Families Who Have Lost Loved Ones to the NYPD Slam De Blasio Police Reform Plan
Families call for firing of officers who killed their loved ones, divestment from policing, and investment in communities
Today, in response to Mayor de Blasio’s release of his “Police Reform and Reinvention Collaborative Plan” and the pending City Council vote on March 25, almost two dozen family members of New Yorkers killed by the NYPD over the last three decades sent this letter to the New York City Council:
Dear Members of the New York City Council,
We are family members of New Yorkers who have been killed by the NYPD over the last three decades. Since our loved ones’ deaths, we have all been in the streets fighting for justice and systemic change to end police violence, ensure police accountability, and build true safety for our communities. We want to make sure you know: Mayor de Blasio’s “Police Reform and Reinvention Collaborative Plan” will NOT achieve this. To truly transform policing and bring real safety for New Yorkers, police accountability, investment in Black and brown communities, and reducing the outsized power, budget, and scope of the NYPD must be prioritized.
Unfortunately, similarly, while the City Council’s package of police reform legislation that you will vote on on March 25 includes some minor reforms, nothing in it will address core issues of police violence and accountability, cut the funding and power of the NYPD, or ensure our communities have the services and infrastructure we need and deserve.
We – the families – are united in strongly opposing the mayor’s plan. It is nothing more than a public relations stunt, aimed at shining the NYPD and de Blasio administration in a positive light while failing to strengthen police accountability and reduce police violence against Black, Latinx, and other communities of color in our City. Many of the reforms in includes are merely cosmetic, while others will create greater harm and expose our communities to further violence and criminalization by increasing the NYPD budget and expanding its role in New Yorkers’ lives, especially in the lives of our youth. Many City Councilmembers have stood with us in the past as we've fought for justice for our loved ones. We are calling on the City Council to stand with us now in opposing the Mayor’s plan. Do not allow the NYPD and the de Blasio administration to claim it as “sweeping reform” when it will not protect Black and brown New Yorkers.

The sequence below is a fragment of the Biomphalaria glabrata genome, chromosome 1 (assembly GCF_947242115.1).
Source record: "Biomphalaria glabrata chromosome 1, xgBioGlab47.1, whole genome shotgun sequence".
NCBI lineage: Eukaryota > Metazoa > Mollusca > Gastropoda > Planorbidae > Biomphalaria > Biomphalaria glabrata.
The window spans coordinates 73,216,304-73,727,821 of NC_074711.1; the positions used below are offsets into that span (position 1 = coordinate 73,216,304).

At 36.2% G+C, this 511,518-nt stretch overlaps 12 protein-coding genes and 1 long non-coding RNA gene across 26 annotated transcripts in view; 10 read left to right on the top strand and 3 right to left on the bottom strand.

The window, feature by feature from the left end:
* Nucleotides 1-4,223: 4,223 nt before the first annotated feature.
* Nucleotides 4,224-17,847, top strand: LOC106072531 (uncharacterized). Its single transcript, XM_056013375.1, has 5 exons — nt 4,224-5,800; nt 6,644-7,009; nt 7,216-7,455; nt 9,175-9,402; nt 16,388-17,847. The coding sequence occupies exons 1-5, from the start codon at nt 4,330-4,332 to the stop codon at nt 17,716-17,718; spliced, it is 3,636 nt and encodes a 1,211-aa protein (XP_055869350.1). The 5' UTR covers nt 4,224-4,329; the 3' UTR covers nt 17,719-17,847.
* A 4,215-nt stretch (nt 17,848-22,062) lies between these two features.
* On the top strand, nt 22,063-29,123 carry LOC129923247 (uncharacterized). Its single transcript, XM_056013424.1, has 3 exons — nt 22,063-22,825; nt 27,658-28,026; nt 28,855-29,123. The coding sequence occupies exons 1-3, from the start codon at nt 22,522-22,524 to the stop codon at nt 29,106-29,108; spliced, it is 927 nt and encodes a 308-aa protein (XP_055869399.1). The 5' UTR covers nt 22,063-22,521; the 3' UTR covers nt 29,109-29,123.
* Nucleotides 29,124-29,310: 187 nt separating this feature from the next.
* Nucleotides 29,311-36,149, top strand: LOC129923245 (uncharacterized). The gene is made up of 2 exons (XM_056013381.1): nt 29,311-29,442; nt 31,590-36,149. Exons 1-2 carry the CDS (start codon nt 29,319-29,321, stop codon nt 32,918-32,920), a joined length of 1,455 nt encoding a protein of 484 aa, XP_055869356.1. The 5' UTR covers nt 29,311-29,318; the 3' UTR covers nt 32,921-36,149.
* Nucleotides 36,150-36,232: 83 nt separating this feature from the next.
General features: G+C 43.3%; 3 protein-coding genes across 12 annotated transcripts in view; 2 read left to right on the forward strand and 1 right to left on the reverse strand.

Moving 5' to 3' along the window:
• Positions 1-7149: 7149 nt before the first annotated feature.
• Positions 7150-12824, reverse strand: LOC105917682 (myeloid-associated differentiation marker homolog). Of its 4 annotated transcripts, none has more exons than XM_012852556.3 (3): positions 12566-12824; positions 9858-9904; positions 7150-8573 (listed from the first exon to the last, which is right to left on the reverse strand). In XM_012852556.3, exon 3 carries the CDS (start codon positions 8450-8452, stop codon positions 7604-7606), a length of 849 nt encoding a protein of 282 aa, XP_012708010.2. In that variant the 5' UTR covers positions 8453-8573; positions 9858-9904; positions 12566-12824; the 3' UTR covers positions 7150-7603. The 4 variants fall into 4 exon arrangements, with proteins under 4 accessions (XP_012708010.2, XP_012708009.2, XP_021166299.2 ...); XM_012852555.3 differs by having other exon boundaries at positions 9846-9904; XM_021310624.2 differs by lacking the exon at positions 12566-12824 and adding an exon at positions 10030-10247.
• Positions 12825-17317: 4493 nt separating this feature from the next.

Rather than ensuring abusive officers will be fired from the NYPD, this plan sings the praises of reforms like the NYPD disciplinary matrix - which excuses egregious injustices like unconstitutional stops, excessive force, and sexual harassment with slap-on-the-wrist discipline - and the “Officer Profile Dashboard” - which aims to valorize police officers and pass it off as transparency. It’s a joke and an insult that de Blasio claims to be bolstering accountability when officers involved in the killings of Allan Feliz, Antonio Williams, Delrawn Small, Eric Garner, Kawaski Trawick, Mohamed Bah, all of our loved ones, and so many other are still collecting city paychecks, paid out taxpayers’ pockets.
The Mayor's plan includes numerous provisions for yet more training, when history has shown: more training does not work. The NYPD said it would “re-train” after Anthony Baez was killed in an already-banned chokehold, yet Eric Garner was killed in an eerily similar manner two decades later. The NYPD said it would re-train officers regarding interacting with those in emotional distress after Mohamed Bah and Saheed Vassell were killed, yet CIT (Crisis Intervention Team)-trained officers killed Kawaski Trawick in 2019. Adding more training for officers won’t reduce police violence. It will just mean that more resources will be directed to the NYPD when they should be directed to our communities.